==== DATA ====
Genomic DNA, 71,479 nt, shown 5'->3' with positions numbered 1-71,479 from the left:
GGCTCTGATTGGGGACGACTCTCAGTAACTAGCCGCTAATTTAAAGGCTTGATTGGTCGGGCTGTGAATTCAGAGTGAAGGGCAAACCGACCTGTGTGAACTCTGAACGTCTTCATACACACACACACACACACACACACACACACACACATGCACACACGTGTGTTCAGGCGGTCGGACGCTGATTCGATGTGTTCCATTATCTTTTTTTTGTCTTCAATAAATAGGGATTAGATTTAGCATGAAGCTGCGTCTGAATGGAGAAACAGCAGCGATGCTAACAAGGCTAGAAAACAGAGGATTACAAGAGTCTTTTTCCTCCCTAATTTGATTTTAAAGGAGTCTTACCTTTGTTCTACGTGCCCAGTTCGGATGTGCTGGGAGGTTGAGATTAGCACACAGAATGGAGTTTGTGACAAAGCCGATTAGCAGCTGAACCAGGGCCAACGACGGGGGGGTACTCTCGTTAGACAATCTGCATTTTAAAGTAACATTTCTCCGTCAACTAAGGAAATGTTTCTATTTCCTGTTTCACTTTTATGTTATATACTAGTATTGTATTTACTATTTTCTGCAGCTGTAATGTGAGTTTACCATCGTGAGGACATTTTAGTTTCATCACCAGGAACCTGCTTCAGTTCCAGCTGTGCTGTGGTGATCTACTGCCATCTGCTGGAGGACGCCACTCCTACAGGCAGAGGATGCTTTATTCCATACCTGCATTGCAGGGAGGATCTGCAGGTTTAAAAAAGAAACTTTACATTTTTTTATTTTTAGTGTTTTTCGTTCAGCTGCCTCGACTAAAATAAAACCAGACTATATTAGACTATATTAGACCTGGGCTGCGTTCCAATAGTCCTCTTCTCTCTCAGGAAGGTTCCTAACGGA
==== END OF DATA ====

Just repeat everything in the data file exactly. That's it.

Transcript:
Genomic DNA, 71,479 nt, shown 5'->3' with positions numbered 1-71,479 from the left:
GGCTCTGATTGGGGACGACTCTCAGTAACTAGCCGCTAATTTAAAGGCTTGATTGGTCGGGCTGTGAATTCAGAGTGAAGGGCAAACCGACCTGTGTGAACTCTGAACGTCTTCATACACACACACACACACACACACACACACACACACATGCACACACGTGTGTTCAGGCGGTCGGACGCTGATTCGATGTGTTCCATTATCTTTTTTTTGTCTTCAATAAATAGGGATTAGATTTAGCATGAAGCTGCGTCTGAATGGAGAAACAGCAGCGATGCTAACAAGGCTAGAAAACAGAGGATTACAAGAGTCTTTTTCCTCCCTAATTTGATTTTAAAGGAGTCTTACCTTTGTTCTACGTGCCCAGTTCGGATGTGCTGGGAGGTTGAGATTAGCACACAGAATGGAGTTTGTGACAAAGCCGATTAGCAGCTGAACCAGGGCCAACGACGGGGGGGTACTCTCGTTAGACAATCTGCATTTTAAAGTAACATTTCTCCGTCAACTAAGGAAATGTTTCTATTTCCTGTTTCACTTTTATGTTATATACTAGTATTGTATTTACTATTTTCTGCAGCTGTAATGTGAGTTTACCATCGTGAGGACATTTTAGTTTCATCACCAGGAACCTGCTTCAGTTCCAGCTGTGCTGTGGTGATCTACTGCCATCTGCTGGAGGACGCCACTCCTACAGGCAGAGGATGCTTTATTCCATACCTGCATTGCAGGGAGGATCTGCAGGTTTAAAAAAGAAACTTTACATTTTTTTATTTTTAGTGTTTTTCGTTCAGCTGCCTCGACTAAAATAAAACCAGACTATATTAGACTATATTAGACCTGGGCTGCGTTCCAATAGTCCTCTTCTCTCTCAGGAAGGTTCCTAACGGA